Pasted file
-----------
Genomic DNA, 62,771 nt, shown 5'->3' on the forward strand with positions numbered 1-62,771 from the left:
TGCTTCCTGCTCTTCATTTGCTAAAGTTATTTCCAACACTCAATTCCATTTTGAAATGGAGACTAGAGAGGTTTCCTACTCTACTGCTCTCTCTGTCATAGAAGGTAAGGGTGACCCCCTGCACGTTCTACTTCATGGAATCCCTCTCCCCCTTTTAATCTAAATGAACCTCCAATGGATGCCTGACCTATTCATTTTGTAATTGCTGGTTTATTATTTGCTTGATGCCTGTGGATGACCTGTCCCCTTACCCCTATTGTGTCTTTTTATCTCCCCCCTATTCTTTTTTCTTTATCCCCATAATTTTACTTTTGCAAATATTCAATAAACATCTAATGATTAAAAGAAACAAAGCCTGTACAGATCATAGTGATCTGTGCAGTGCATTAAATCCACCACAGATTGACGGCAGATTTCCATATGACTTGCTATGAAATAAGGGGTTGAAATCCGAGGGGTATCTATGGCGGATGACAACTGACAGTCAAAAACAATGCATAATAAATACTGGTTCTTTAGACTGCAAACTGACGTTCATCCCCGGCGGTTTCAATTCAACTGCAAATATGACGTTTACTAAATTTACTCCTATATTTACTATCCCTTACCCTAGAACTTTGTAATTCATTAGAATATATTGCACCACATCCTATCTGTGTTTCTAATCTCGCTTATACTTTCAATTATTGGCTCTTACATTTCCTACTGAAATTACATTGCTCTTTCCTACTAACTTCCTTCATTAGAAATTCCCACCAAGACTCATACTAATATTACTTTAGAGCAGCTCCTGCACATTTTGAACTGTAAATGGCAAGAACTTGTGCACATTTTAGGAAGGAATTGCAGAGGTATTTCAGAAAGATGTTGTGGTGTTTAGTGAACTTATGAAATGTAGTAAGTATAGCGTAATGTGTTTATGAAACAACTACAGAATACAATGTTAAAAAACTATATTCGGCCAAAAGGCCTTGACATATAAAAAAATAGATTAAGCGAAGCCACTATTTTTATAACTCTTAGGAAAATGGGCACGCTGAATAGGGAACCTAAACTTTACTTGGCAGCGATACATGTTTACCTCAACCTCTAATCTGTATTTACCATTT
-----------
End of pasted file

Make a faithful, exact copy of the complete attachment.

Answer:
Genomic DNA, 62,771 nt, shown 5'->3' on the forward strand with positions numbered 1-62,771 from the left:
TGCTTCCTGCTCTTCATTTGCTAAAGTTATTTCCAACACTCAATTCCATTTTGAAATGGAGACTAGAGAGGTTTCCTACTCTACTGCTCTCTCTGTCATAGAAGGTAAGGGTGACCCCCTGCACGTTCTACTTCATGGAATCCCTCTCCCCCTTTTAATCTAAATGAACCTCCAATGGATGCCTGACCTATTCATTTTGTAATTGCTGGTTTATTATTTGCTTGATGCCTGTGGATGACCTGTCCCCTTACCCCTATTGTGTCTTTTTATCTCCCCCCTATTCTTTTTTCTTTATCCCCATAATTTTACTTTTGCAAATATTCAATAAACATCTAATGATTAAAAGAAACAAAGCCTGTACAGATCATAGTGATCTGTGCAGTGCATTAAATCCACCACAGATTGACGGCAGATTTCCATATGACTTGCTATGAAATAAGGGGTTGAAATCCGAGGGGTATCTATGGCGGATGACAACTGACAGTCAAAAACAATGCATAATAAATACTGGTTCTTTAGACTGCAAACTGACGTTCATCCCCGGCGGTTTCAATTCAACTGCAAATATGACGTTTACTAAATTTACTCCTATATTTACTATCCCTTACCCTAGAACTTTGTAATTCATTAGAATATATTGCACCACATCCTATCTGTGTTTCTAATCTCGCTTATACTTTCAATTATTGGCTCTTACATTTCCTACTGAAATTACATTGCTCTTTCCTACTAACTTCCTTCATTAGAAATTCCCACCAAGACTCATACTAATATTACTTTAGAGCAGCTCCTGCACATTTTGAACTGTAAATGGCAAGAACTTGTGCACATTTTAGGAAGGAATTGCAGAGGTATTTCAGAAAGATGTTGTGGTGTTTAGTGAACTTATGAAATGTAGTAAGTATAGCGTAATGTGTTTATGAAACAACTACAGAATACAATGTTAAAAAACTATATTCGGCCAAAAGGCCTTGACATATAAAAAAATAGATTAAGCGAAGCCACTATTTTTATAACTCTTAGGAAAATGGGCACGCTGAATAGGGAACCTAAACTTTACTTGGCAGCGATACATGTTTACCTCAACCTCTAATCTGTATTTACCATTT